we celebrate Makar Sankranti. It is the only Indian festival celebrated on a fixed calendric day of the solar calendar. All other Indian festivals are celebrated as per the lunar calendar, which make their days of celebration on the solar calendar vary every year.
The difference is easy to see. In India, we follow a lunar calendar; the moon goes from new moon to new moon or full moon to full moon in 29.5 days. We get 12 full moons in 354 days, making a lunar calendar year 354 days long. However, the Sun returns to the same spot in the sky every 365.25 days. So, there is a difference of 11.25 days between the solar and lunar years. Every 2.5 years, therefore, an intercalary month (the Adhik Maas) is added to the lunar calendar to roughly synchronise the two.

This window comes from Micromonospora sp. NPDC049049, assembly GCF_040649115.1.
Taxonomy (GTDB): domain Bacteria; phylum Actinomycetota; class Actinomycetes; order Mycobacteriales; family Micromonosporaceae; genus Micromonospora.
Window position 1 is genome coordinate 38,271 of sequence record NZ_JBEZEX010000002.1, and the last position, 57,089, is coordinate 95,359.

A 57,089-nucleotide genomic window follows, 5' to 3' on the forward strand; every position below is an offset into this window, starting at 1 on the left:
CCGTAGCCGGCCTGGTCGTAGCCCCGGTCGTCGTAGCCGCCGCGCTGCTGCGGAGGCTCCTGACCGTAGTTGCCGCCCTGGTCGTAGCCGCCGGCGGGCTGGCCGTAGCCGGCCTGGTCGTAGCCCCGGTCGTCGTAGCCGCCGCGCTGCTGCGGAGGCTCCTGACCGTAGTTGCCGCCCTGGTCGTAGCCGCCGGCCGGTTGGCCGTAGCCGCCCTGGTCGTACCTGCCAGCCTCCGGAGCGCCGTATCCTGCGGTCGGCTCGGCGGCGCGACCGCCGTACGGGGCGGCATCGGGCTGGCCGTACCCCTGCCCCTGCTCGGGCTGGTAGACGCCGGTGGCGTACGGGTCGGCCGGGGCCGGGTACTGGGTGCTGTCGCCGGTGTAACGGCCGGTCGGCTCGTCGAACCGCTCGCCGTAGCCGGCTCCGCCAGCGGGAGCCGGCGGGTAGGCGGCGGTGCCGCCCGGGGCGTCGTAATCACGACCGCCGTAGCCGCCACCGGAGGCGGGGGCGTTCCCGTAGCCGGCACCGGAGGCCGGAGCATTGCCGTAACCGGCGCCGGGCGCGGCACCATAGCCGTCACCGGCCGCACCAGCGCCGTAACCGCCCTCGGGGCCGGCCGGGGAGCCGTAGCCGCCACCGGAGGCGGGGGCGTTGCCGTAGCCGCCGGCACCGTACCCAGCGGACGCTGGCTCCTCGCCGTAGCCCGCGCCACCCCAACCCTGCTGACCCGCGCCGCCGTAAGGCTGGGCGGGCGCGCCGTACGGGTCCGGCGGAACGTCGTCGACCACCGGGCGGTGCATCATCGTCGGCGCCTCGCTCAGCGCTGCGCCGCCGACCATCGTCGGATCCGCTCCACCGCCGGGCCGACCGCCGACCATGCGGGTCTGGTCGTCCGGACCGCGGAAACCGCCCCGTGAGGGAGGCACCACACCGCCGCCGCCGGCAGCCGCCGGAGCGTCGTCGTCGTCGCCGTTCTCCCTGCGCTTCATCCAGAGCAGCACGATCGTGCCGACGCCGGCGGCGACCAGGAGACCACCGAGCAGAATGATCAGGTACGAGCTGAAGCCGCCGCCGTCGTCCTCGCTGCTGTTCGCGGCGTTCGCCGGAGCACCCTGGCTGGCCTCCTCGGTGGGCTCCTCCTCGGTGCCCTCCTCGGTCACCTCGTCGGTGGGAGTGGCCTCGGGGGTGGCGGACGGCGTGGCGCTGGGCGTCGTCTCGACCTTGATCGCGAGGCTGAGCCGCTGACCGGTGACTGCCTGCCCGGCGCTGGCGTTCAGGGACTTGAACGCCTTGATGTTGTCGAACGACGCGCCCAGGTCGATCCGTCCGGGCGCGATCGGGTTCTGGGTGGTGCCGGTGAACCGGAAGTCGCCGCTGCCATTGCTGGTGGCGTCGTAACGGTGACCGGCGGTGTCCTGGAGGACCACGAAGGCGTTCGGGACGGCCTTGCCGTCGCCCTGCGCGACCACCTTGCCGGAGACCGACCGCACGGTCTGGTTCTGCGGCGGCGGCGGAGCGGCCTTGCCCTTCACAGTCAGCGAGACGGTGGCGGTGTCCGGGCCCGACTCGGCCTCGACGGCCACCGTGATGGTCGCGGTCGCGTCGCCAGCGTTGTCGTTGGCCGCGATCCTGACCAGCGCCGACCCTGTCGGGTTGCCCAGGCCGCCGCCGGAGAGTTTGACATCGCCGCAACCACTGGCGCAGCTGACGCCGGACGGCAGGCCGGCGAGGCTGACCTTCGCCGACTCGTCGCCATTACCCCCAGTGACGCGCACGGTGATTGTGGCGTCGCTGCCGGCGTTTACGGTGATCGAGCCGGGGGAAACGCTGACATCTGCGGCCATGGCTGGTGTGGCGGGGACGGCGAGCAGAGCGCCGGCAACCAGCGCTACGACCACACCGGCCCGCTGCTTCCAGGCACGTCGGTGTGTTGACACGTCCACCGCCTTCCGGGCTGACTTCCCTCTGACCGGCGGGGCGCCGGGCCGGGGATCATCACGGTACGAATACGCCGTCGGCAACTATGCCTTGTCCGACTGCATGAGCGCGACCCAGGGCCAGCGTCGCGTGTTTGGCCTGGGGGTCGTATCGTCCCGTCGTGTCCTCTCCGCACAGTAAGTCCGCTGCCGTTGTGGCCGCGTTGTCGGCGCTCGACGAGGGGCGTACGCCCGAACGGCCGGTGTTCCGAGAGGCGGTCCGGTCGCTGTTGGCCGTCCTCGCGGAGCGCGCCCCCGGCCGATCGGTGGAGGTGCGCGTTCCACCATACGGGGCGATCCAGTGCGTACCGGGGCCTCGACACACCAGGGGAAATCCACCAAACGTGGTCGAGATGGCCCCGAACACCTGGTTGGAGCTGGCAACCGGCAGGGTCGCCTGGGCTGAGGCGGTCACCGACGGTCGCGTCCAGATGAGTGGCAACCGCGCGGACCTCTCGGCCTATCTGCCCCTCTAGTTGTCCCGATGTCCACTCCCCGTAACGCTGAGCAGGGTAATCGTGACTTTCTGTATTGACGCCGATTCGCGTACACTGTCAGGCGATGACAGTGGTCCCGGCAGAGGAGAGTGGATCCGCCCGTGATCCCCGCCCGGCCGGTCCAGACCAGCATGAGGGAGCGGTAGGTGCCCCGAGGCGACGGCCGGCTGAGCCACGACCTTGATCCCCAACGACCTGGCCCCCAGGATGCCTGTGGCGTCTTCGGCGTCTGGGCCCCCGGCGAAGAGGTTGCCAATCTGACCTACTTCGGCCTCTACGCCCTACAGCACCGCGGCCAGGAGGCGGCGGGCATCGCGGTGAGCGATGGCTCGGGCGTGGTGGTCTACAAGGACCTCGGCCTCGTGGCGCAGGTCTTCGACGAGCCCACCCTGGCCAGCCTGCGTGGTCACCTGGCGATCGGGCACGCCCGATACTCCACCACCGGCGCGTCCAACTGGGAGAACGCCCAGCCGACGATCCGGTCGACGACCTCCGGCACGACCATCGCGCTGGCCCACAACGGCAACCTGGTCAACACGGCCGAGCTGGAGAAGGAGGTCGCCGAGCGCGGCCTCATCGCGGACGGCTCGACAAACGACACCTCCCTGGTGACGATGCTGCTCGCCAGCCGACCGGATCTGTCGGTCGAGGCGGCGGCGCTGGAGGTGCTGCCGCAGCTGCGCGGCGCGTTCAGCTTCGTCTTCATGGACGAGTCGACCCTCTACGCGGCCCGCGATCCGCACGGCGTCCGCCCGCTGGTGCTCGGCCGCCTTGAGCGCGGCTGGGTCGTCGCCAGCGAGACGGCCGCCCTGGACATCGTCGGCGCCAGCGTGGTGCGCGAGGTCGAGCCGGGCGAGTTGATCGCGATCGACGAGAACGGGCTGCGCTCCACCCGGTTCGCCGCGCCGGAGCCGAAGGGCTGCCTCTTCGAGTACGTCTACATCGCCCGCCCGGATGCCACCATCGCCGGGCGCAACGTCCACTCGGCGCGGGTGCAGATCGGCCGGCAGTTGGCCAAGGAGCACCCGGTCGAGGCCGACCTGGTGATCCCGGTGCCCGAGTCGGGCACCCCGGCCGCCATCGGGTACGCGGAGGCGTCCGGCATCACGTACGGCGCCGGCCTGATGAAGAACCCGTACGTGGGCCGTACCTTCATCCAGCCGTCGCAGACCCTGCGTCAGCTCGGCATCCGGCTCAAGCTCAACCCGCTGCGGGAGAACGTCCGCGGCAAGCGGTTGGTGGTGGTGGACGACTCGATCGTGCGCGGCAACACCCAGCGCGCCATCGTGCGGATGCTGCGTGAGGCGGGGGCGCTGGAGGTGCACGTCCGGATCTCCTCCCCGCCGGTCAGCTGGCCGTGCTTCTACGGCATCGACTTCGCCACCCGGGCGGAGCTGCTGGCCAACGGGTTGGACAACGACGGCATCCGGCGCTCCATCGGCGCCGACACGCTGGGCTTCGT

This is crucial because weather patterns follow the solar calendar, not the lunar. On the other hand, accurate ‘mahurat’ (or ‘muhurat’) calculations are better done with the relatively faster moving moon. In fact, to make such calculations more accurate, the path of the moon, which is slightly off from the path of the sun, is divided into 27 ‘nakshatras’ while the path of the sun is divided into 12 ‘rashis’.